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|Logistics training should have more substance to cater to the needs of firms|
Do Huu Anh, FedEx Vietnam’s manager of the training department, assessed that the rate of successful parcel deliveries in Vietnam is lower than in other Southeast Asian countries. Furthermore, logistics skills in Vietnam, including order processing, storehouse controlling, , packaging, and broken goods handling, remain in great demand.
“The only way to deal with the issue is to teach personnel for each stage under specialised standards,” Anh added.
Vu Ninh, the representative of Gemadept Group, stated that the segment requires many skills, including working under high pressure, ability to handle problems, and analysing and evaluating data, and especially advanced level foreign language skills—the greatest weakness of Vietnamese labourers.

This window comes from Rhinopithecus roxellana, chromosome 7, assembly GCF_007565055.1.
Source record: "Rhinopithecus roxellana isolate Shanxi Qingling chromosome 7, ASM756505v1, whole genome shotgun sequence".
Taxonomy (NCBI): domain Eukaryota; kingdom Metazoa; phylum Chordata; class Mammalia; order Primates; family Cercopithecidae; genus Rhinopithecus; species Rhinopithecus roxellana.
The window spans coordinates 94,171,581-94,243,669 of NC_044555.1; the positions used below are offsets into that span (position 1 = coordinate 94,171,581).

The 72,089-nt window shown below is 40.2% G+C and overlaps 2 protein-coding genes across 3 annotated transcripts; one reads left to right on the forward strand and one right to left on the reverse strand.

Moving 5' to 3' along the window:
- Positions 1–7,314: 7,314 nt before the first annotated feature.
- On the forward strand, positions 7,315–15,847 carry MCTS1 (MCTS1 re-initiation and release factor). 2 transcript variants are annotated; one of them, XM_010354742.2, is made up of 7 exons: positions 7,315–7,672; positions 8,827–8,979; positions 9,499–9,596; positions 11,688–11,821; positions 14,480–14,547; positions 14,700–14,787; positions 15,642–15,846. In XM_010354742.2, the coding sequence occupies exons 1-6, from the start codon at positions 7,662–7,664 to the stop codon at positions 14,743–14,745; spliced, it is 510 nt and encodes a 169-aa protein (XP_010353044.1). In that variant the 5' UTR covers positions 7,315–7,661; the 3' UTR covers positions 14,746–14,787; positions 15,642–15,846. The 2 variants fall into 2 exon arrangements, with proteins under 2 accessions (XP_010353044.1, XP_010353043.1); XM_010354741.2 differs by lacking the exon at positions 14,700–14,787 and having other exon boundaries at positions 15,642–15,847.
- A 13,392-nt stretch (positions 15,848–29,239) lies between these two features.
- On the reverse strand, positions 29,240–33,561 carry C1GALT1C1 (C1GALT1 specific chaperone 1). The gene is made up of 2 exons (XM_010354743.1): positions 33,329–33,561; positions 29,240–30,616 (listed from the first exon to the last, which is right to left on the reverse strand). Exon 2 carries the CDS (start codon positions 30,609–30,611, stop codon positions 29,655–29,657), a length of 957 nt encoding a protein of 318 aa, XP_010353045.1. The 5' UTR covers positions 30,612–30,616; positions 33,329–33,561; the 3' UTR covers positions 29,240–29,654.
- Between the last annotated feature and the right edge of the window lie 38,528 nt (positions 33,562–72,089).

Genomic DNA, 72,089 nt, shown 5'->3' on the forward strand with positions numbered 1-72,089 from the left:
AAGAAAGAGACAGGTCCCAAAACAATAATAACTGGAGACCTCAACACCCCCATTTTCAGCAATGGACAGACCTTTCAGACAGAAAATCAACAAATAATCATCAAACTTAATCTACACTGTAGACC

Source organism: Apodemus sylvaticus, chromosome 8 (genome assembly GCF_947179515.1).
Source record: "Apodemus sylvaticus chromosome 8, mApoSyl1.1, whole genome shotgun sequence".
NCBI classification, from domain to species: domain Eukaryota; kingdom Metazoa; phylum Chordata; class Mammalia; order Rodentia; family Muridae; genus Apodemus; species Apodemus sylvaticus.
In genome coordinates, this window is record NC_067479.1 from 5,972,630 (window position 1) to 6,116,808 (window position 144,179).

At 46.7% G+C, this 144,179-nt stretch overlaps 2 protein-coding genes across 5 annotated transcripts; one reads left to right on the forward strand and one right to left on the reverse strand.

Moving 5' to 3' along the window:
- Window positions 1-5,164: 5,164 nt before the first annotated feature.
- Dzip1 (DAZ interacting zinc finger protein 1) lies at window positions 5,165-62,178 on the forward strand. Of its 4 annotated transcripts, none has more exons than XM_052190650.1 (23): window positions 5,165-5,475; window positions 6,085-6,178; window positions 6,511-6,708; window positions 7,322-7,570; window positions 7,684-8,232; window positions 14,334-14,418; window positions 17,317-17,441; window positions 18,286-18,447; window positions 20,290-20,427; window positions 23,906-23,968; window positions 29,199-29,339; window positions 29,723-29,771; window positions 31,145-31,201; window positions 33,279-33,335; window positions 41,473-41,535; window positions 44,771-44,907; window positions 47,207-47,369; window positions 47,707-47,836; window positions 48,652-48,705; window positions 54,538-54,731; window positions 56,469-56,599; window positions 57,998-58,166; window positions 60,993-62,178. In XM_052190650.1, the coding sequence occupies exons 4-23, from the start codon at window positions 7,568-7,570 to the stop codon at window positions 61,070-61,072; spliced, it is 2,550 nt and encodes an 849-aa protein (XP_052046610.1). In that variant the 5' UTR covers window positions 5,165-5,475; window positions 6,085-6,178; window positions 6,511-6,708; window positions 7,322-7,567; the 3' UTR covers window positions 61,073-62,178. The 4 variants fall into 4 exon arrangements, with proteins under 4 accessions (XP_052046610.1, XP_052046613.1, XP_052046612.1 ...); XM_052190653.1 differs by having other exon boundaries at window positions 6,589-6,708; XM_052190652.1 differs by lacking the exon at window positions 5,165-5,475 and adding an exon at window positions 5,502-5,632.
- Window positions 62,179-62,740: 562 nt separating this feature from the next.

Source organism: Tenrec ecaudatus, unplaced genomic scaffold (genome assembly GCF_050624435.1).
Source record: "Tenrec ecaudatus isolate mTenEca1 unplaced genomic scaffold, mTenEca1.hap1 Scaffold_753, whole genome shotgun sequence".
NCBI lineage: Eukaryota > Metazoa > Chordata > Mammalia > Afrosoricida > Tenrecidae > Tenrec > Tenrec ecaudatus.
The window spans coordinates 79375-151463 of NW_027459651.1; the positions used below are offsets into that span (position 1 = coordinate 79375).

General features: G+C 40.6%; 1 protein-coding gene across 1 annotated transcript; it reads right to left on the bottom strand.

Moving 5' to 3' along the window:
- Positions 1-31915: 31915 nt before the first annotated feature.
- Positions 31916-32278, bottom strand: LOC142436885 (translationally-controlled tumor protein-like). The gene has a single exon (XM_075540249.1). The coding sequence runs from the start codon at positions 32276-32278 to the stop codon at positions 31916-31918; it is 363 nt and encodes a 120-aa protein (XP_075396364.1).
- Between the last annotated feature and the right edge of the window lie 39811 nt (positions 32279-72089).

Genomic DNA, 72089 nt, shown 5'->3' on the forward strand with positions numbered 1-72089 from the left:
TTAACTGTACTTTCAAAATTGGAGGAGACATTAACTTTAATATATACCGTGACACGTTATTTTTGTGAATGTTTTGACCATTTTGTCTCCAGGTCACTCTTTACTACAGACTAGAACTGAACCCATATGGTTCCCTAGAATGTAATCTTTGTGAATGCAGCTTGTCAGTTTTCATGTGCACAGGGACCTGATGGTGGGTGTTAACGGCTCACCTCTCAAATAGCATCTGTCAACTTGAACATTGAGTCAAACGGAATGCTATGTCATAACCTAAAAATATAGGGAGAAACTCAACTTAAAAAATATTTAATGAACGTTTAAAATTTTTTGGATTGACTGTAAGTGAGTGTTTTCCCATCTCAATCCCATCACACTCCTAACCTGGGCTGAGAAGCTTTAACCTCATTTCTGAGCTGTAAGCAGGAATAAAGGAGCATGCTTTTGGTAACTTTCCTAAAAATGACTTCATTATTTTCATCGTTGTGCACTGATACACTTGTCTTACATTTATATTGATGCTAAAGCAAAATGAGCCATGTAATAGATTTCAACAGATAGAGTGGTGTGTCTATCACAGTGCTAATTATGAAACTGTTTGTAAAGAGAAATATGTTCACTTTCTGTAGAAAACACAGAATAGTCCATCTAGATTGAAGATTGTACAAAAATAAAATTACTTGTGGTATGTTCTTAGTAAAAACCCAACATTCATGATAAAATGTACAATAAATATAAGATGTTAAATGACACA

According to experts, current training methods are unable to satisfy the logistics industry’s demand for personnel, both in quantity and quality. Joint ventures between schools, businesses, and the government need to gain more substance.
Michael Sadlon, programme director of Aus4Skill Vietnam, said that training should target essential skills which will be necessary during trainees’ future jobs. The specialist knowledge will offer professional criteria for the segment. Therefore, trainees after graduation will be ready to enter the labour force with professional skills, meeting the industry's demands.
“This is a potential training model being effectively applied in many countries, such as Australia, Germany, and Singapore,” Michael added.
According to the Vietnam Logistics Business Association, the country currently has 3,000 logistics firms, and it is forecast that by 2030, the Vietnamese logistics industry will need over 200,000 workers.